Dancing in the Fountain: Spanish saints to the rescue
It never hurts to slip dear 'San Pan' a few bucks and a whispered prayer when you have your heart set on something, even if you think it is 'Catholic voodoo', confesses Karen McCann.
When we first made the move to Spain, we had just six weeks to find an apartment, negotiate the contract, and if possible, buy enough furnishings to make the place liveable before we returned to Ohio to collect our dog – not a lot of time to learn and adapt to the quirks of Spanish house hunting.
Spanish friends told us about the lowball prices they were paying, while foreigners we knew were paying two and three times that much, albeit for somewhat larger places with terraces and garages. We hoped to get something toward the lower end of the scale, not only out of natural thriftiness but because we didn’t want to look like clueless rubes to our Spanish friends.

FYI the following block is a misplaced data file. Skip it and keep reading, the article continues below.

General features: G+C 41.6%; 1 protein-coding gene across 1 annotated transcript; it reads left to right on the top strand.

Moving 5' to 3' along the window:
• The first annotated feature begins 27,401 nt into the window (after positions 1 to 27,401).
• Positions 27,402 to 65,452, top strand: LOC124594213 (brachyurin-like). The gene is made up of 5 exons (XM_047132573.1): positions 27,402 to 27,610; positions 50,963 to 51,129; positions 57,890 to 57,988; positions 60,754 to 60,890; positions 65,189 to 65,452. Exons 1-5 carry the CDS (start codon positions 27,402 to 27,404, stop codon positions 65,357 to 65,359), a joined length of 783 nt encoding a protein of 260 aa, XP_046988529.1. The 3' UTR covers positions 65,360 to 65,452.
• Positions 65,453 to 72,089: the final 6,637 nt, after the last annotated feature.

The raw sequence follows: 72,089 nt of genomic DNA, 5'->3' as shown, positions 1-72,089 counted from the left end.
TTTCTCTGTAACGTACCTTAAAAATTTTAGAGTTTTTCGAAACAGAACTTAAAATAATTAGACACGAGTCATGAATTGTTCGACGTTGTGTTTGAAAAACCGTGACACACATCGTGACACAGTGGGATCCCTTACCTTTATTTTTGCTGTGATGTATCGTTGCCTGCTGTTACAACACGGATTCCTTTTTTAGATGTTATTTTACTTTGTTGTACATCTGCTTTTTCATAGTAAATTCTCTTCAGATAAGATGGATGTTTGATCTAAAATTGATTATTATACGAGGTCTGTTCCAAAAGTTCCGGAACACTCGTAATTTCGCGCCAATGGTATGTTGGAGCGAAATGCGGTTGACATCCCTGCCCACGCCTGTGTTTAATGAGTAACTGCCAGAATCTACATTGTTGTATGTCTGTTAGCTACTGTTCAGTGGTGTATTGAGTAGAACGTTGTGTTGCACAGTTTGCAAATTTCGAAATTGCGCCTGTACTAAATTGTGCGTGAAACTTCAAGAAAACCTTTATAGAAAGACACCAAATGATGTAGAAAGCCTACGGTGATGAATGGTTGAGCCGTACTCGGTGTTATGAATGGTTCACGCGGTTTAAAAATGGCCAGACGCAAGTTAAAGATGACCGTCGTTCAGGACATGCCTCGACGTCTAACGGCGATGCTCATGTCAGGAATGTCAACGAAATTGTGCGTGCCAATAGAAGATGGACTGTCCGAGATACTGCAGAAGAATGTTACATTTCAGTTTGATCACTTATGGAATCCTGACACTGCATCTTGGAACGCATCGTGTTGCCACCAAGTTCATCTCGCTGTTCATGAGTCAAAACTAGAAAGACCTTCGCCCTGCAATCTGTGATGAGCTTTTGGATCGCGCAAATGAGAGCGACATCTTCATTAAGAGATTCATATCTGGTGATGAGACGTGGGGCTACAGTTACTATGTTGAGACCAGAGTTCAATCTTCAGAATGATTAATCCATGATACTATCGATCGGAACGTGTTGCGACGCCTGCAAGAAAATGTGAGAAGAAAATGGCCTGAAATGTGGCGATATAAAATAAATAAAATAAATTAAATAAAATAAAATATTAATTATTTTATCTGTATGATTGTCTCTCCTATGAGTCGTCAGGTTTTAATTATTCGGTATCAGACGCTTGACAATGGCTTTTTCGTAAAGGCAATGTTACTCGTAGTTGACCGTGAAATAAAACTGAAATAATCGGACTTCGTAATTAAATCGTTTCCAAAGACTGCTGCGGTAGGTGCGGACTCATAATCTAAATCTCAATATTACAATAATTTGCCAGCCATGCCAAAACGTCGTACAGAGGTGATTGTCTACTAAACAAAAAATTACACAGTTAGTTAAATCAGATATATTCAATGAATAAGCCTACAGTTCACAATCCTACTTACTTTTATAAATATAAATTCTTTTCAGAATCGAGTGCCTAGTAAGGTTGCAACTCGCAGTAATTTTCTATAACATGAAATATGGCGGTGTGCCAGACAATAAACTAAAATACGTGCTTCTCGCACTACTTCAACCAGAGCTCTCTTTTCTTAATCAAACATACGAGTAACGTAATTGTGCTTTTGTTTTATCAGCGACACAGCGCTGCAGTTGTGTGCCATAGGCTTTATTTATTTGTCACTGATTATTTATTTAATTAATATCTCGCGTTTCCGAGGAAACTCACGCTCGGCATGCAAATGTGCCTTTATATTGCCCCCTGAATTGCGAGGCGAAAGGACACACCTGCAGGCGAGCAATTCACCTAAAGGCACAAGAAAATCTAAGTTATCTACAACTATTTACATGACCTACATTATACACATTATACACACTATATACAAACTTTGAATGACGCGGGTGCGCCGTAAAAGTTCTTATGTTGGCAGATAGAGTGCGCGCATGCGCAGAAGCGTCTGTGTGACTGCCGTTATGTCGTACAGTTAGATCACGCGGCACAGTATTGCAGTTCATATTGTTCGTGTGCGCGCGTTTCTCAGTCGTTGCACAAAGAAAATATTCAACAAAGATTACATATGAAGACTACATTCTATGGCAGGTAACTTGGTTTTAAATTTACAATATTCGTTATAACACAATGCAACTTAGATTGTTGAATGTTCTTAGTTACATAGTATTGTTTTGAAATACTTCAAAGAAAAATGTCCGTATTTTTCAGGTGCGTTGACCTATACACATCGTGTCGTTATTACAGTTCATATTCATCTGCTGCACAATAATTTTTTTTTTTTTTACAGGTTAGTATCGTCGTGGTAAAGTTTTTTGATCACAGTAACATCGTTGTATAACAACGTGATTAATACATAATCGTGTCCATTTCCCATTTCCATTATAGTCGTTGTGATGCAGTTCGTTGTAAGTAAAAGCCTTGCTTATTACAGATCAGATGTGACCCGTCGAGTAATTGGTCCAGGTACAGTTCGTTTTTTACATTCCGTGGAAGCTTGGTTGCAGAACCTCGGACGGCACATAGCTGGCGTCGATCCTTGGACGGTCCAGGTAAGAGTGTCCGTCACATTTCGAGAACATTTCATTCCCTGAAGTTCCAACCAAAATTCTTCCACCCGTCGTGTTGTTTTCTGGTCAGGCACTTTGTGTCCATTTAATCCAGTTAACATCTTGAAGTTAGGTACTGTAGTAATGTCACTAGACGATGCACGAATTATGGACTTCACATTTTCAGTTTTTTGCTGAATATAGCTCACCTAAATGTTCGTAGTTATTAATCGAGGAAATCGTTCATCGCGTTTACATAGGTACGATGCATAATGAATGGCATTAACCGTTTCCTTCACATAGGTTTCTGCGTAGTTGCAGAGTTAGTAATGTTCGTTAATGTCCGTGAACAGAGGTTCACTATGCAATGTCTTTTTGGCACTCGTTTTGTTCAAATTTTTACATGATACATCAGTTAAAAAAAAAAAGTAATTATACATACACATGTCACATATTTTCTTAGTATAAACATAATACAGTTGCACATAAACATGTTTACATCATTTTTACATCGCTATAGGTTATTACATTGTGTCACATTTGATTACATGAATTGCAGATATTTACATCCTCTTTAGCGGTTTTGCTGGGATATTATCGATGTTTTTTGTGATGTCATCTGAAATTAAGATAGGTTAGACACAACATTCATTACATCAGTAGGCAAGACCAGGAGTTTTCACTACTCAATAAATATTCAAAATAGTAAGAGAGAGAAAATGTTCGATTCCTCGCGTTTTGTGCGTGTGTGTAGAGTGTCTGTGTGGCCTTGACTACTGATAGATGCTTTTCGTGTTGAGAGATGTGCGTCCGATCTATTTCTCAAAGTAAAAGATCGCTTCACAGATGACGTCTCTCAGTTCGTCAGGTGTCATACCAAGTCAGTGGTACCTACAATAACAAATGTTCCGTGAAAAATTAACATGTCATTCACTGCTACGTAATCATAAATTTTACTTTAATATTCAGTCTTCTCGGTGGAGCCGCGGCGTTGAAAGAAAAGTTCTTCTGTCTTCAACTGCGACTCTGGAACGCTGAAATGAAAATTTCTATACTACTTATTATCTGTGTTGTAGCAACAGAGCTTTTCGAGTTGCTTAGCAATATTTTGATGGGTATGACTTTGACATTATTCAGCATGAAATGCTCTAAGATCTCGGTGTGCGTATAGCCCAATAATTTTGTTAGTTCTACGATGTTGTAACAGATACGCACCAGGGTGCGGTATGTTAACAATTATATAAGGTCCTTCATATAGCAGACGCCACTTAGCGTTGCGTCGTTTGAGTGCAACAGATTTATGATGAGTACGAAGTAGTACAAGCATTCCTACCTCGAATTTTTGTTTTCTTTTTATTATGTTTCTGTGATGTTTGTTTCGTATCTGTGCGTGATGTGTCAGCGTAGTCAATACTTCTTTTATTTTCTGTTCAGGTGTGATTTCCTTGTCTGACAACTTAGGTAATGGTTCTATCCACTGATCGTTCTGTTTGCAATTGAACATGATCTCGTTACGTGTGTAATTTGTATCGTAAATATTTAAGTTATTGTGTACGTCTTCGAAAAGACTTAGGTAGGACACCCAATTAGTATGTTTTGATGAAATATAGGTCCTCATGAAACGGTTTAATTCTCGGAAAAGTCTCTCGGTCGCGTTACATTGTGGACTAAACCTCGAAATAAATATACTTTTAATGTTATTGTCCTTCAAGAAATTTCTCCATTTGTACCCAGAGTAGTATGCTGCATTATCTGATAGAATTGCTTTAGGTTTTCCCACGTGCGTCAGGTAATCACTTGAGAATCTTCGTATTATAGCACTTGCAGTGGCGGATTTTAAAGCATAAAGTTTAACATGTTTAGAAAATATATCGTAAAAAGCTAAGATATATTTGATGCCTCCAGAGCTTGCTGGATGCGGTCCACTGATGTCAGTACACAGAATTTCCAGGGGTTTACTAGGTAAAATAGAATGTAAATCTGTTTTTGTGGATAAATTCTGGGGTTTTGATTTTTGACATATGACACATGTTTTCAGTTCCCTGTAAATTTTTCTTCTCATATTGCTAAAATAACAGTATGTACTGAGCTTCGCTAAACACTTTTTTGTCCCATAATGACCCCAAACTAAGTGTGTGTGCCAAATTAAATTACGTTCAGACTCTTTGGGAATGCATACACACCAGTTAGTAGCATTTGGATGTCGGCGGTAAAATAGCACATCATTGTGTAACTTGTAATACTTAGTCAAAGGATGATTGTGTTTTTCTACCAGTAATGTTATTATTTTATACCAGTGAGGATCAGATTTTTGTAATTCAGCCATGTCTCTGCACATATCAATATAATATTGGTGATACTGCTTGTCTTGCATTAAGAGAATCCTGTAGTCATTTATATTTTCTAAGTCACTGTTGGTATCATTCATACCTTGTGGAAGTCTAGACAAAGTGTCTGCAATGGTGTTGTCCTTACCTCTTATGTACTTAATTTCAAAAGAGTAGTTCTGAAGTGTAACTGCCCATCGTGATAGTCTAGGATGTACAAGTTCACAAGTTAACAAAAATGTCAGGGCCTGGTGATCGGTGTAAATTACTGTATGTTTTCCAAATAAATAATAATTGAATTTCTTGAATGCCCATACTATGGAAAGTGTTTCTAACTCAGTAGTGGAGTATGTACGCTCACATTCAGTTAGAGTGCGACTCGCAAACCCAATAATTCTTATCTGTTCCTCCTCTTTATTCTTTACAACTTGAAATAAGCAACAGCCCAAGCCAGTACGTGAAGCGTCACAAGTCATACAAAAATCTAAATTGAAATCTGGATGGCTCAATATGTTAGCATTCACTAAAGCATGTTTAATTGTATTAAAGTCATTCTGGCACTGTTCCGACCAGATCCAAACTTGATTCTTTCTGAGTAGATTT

And they would know, because they would ask. It’s perfectly normal for Sevillanos to say, "What a nice apartment. How much do you pay for it?" In fact, I am often gobsmacked by the highly personal and/or utterly impossible questions our Spanish friends put to us, such as 'How old are you?' and 'Have you gained weight?' and 'Who do you think is prettier, me or my daughter?' They expect an answer; evasions are considered bad manners. Our real estate agent, bless her, confined herself to questions about the physical features we were looking for in an apartment.